Why Michigan’s Gamelan Matters

You may remember that in February, graduate students at University of Michigan began a social media campaign to raise awareness about the impending closure and potentially unsure future of the Javanese gamelan at the university’s School of Music, Theatre, and Dance. Along with a social media hashtag, #saveUMgamelan, the students organized an online petition that within a month has garnered over 2,500 signatures from concerned students and faculty at Michigan, as well as educators, students, and artists from around the world who care for the gamelan’s future and its significance for the study of ethnomusicology in the United States. (For a fuller recapping, check out a collection of related social media items here.)

I have sent a letter to the Dean of music and since I see it as an important testimonial to the importance of the ensemble, I will share part of it here. Most of the letter is devoted to my personal experiences playing in and teaching the gamelan ensemble while I myself was a student in Ann Arbor. However, I have also made some clear suggestions to the Dean about how the situation might be addressed:

Let me thank you for your recent statement that made clear your support for the gamelan. I was pleased to hear that the ensemble will remain a part of the academic and performance schedules at the university for the next academic year. In your “greetings” on the school’s website, you suggest that Michigan is a place where students (and audiences) will have “unparalleled opportunities to intersect with the whole world of the arts.” The gamelan has been a primary vehicle for such artistic intersections as well as global arts opportunities on the Michigan campus for nearly 50 years, and I presume that it is one of the many paths that you see converging at this “intersection” of the world of the arts. . . .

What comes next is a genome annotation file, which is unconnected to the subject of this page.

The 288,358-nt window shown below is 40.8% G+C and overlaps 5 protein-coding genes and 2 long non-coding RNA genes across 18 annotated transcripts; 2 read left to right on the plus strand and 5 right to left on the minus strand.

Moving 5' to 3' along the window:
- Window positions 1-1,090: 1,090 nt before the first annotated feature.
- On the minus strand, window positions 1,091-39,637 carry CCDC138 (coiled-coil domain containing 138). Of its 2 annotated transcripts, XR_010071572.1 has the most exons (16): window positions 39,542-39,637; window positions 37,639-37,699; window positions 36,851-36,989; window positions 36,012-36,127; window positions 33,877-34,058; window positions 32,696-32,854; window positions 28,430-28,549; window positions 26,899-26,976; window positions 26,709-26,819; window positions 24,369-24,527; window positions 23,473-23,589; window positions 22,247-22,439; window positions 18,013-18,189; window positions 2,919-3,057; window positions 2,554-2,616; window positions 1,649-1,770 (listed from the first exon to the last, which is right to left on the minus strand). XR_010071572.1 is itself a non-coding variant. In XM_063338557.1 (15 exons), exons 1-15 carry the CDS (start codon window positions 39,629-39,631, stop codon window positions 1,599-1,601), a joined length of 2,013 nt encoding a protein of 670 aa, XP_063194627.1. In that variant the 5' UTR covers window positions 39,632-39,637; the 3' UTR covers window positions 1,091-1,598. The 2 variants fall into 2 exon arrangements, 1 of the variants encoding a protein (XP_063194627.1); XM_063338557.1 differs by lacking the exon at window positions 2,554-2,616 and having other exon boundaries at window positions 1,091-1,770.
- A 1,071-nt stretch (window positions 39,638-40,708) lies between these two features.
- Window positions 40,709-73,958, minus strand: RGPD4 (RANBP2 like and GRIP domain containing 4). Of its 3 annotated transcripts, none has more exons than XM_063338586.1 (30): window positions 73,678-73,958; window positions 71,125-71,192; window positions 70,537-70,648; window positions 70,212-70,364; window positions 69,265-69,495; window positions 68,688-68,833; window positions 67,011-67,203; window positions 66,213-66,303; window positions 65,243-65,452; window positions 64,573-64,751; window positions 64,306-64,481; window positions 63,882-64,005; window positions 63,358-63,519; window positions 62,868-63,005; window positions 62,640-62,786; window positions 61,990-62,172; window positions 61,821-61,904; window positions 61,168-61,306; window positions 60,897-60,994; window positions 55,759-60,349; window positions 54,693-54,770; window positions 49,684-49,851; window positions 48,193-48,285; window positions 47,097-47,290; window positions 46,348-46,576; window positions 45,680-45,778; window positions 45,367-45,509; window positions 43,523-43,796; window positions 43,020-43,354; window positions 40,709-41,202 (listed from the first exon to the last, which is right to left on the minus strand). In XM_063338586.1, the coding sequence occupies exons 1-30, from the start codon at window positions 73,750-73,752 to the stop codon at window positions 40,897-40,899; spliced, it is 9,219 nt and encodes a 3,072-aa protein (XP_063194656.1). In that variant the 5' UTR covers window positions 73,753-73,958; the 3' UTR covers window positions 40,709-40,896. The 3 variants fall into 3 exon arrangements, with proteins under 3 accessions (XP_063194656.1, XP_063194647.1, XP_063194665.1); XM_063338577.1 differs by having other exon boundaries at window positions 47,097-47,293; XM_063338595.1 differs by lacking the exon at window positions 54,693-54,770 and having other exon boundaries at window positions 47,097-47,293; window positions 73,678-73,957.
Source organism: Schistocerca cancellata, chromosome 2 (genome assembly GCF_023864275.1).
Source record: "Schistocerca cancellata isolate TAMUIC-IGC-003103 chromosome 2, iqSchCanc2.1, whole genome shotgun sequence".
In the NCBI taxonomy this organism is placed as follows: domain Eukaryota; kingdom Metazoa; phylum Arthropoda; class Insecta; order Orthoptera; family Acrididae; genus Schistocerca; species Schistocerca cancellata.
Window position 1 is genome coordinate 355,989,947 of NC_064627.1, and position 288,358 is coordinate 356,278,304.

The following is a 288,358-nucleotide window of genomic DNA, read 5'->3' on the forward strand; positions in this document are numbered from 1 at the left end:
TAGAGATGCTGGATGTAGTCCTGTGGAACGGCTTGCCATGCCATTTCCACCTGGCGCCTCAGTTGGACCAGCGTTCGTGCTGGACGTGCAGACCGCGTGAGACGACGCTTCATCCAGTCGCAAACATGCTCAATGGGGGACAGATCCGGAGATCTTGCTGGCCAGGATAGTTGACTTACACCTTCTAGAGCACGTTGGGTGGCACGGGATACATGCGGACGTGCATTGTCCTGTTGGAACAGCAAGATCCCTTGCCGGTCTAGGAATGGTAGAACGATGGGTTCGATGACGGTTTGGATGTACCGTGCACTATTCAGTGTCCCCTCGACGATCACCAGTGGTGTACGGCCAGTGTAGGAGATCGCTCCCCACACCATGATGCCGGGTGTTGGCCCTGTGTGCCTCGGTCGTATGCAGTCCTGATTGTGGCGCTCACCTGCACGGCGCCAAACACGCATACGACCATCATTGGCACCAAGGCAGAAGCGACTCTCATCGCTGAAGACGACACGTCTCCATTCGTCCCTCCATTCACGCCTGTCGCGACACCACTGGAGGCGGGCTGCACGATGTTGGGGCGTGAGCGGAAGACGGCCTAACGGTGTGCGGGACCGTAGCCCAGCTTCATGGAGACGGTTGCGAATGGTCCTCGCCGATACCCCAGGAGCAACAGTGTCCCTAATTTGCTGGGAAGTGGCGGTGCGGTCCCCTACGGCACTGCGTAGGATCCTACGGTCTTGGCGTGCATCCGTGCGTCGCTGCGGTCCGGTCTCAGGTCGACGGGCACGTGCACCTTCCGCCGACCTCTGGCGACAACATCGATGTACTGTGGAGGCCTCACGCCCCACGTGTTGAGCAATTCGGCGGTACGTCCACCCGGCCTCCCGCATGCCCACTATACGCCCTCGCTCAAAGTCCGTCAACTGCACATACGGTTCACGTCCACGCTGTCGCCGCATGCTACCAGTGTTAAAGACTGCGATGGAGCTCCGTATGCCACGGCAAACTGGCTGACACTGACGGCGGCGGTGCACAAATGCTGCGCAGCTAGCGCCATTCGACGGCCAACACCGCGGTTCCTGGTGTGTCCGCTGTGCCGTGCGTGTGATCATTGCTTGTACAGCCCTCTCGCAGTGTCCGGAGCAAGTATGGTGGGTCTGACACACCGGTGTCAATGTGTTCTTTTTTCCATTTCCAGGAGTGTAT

[Unfortunately] your actions and those of the school over the years throw into doubt the school’s long-term commitments to the gamelan. During my time as a student, the gamelan faced previous semesters when the instruments were placed in temporary storage with no clear strategic plans for the ensemble’s future. As a GSI, I was directly involved in responding to these situations. (The past few years, which have witnessed the instruments being moved out of their permanent rehearsal room at various times, confirm that you either do not understand the importance of or do not value a permanent space for the ensemble. In contrast, ensembles at UCLA, UT–Austin, and Wesleyan have dedicated spaces.) Moreover, your failure to appoint a full-time, tenured faculty member who will shepherd, if not teach, the ensemble, shows a true disregard for the importance of the gamelan to the school and the university. To indicate that the gamelan ensemble is a serious priority, you need to make a clear commitment to a permanent space and provide clear faculty support through a full-time faculty member of the school for the UM Javanese gamelan. Without those clear steps, the school’s commitment to the ensemble remains doubtful.

My full letter is online at http://goo.gl/4rMaef. Even though a month has passed since the announcement, it is still important to let the school know about your concerns. If you support the continuation of gamelan in any form at the university, make sure that you show your support by getting in touch with the school administrators. Share your concerns with the hashtag campaign.

Related
Save the UMich Gamelan
UMich Gamelan Update

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